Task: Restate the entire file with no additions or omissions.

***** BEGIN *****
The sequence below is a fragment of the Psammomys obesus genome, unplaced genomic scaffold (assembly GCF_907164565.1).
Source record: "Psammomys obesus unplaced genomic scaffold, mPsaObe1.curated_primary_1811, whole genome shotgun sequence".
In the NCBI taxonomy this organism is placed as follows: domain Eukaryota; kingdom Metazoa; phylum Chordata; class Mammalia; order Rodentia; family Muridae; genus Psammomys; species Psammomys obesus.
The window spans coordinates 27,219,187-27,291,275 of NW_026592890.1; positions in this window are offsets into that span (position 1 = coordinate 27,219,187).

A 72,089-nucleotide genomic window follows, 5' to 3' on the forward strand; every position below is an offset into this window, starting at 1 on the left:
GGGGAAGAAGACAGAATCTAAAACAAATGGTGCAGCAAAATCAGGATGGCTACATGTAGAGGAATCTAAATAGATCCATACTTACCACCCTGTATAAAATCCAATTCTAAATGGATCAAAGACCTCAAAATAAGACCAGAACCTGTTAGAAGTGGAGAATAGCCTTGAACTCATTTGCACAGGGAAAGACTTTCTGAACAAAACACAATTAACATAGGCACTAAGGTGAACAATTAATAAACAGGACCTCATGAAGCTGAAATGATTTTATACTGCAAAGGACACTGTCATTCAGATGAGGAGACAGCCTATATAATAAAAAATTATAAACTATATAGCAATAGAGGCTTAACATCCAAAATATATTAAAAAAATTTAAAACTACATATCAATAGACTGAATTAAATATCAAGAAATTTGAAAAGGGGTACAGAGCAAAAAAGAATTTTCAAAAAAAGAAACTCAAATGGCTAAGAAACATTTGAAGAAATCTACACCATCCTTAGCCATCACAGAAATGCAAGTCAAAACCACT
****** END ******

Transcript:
The sequence below is a fragment of the Psammomys obesus genome, unplaced genomic scaffold (assembly GCF_907164565.1).
Source record: "Psammomys obesus unplaced genomic scaffold, mPsaObe1.curated_primary_1811, whole genome shotgun sequence".
In the NCBI taxonomy this organism is placed as follows: domain Eukaryota; kingdom Metazoa; phylum Chordata; class Mammalia; order Rodentia; family Muridae; genus Psammomys; species Psammomys obesus.
The window spans coordinates 27,219,187-27,291,275 of NW_026592890.1; positions in this window are offsets into that span (position 1 = coordinate 27,219,187).

A 72,089-nucleotide genomic window follows, 5' to 3' on the forward strand; every position below is an offset into this window, starting at 1 on the left:
GGGGAAGAAGACAGAATCTAAAACAAATGGTGCAGCAAAATCAGGATGGCTACATGTAGAGGAATCTAAATAGATCCATACTTACCACCCTGTATAAAATCCAATTCTAAATGGATCAAAGACCTCAAAATAAGACCAGAACCTGTTAGAAGTGGAGAATAGCCTTGAACTCATTTGCACAGGGAAAGACTTTCTGAACAAAACACAATTAACATAGGCACTAAGGTGAACAATTAATAAACAGGACCTCATGAAGCTGAAATGATTTTATACTGCAAAGGACACTGTCATTCAGATGAGGAGACAGCCTATATAATAAAAAATTATAAACTATATAGCAATAGAGGCTTAACATCCAAAATATATTAAAAAAATTTAAAACTACATATCAATAGACTGAATTAAATATCAAGAAATTTGAAAAGGGGTACAGAGCAAAAAAGAATTTTCAAAAAAAGAAACTCAAATGGCTAAGAAACATTTGAAGAAATCTACACCATCCTTAGCCATCACAGAAATGCAAGTCAAAACCACT